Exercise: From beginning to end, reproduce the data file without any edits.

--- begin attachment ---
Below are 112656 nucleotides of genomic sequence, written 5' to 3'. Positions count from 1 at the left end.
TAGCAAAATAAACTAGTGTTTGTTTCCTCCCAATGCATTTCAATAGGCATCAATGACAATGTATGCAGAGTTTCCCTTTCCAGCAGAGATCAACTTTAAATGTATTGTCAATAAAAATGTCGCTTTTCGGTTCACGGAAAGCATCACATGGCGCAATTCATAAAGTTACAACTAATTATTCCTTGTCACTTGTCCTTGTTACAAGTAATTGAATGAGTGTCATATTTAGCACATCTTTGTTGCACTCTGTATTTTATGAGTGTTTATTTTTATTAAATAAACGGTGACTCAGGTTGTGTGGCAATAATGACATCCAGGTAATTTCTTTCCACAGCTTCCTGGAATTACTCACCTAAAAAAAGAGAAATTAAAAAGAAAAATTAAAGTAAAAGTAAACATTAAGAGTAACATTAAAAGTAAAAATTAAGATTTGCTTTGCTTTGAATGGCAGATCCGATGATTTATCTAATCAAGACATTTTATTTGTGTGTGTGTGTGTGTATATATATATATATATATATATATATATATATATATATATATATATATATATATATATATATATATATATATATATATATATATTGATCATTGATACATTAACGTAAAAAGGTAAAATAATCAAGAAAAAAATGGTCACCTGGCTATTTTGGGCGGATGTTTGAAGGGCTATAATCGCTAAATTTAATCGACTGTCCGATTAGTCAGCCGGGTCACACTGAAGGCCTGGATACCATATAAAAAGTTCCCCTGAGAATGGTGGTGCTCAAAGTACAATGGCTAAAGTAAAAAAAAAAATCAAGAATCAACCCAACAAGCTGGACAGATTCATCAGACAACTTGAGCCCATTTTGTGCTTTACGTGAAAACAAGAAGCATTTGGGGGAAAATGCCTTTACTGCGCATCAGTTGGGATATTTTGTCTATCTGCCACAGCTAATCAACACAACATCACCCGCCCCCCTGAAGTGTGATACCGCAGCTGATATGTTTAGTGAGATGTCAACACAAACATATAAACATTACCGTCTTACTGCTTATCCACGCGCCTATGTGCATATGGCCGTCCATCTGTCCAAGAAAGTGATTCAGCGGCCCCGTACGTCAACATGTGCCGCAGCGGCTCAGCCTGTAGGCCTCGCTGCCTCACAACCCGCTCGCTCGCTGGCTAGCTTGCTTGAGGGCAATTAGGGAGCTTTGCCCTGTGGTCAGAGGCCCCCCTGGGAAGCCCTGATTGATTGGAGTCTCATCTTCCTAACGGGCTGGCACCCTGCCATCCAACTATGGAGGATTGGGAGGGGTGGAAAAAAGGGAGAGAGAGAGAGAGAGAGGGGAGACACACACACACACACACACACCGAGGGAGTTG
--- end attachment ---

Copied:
Below are 112656 nucleotides of genomic sequence, written 5' to 3'. Positions count from 1 at the left end.
TAGCAAAATAAACTAGTGTTTGTTTCCTCCCAATGCATTTCAATAGGCATCAATGACAATGTATGCAGAGTTTCCCTTTCCAGCAGAGATCAACTTTAAATGTATTGTCAATAAAAATGTCGCTTTTCGGTTCACGGAAAGCATCACATGGCGCAATTCATAAAGTTACAACTAATTATTCCTTGTCACTTGTCCTTGTTACAAGTAATTGAATGAGTGTCATATTTAGCACATCTTTGTTGCACTCTGTATTTTATGAGTGTTTATTTTTATTAAATAAACGGTGACTCAGGTTGTGTGGCAATAATGACATCCAGGTAATTTCTTTCCACAGCTTCCTGGAATTACTCACCTAAAAAAAGAGAAATTAAAAAGAAAAATTAAAGTAAAAGTAAACATTAAGAGTAACATTAAAAGTAAAAATTAAGATTTGCTTTGCTTTGAATGGCAGATCCGATGATTTATCTAATCAAGACATTTTATTTGTGTGTGTGTGTGTGTATATATATATATATATATATATATATATATATATATATATATATATATATATATATATATATATATATATATATATATATATATTGATCATTGATACATTAACGTAAAAAGGTAAAATAATCAAGAAAAAAATGGTCACCTGGCTATTTTGGGCGGATGTTTGAAGGGCTATAATCGCTAAATTTAATCGACTGTCCGATTAGTCAGCCGGGTCACACTGAAGGCCTGGATACCATATAAAAAGTTCCCCTGAGAATGGTGGTGCTCAAAGTACAATGGCTAAAGTAAAAAAAAAAATCAAGAATCAACCCAACAAGCTGGACAGATTCATCAGACAACTTGAGCCCATTTTGTGCTTTACGTGAAAACAAGAAGCATTTGGGGGAAAATGCCTTTACTGCGCATCAGTTGGGATATTTTGTCTATCTGCCACAGCTAATCAACACAACATCACCCGCCCCCCTGAAGTGTGATACCGCAGCTGATATGTTTAGTGAGATGTCAACACAAACATATAAACATTACCGTCTTACTGCTTATCCACGCGCCTATGTGCATATGGCCGTCCATCTGTCCAAGAAAGTGATTCAGCGGCCCCGTACGTCAACATGTGCCGCAGCGGCTCAGCCTGTAGGCCTCGCTGCCTCACAACCCGCTCGCTCGCTGGCTAGCTTGCTTGAGGGCAATTAGGGAGCTTTGCCCTGTGGTCAGAGGCCCCCCTGGGAAGCCCTGATTGATTGGAGTCTCATCTTCCTAACGGGCTGGCACCCTGCCATCCAACTATGGAGGATTGGGAGGGGTGGAAAAAAGGGAGAGAGAGAGAGAGAGAGGGGAGACACACACACACACACACACACCGAGGGAGTTG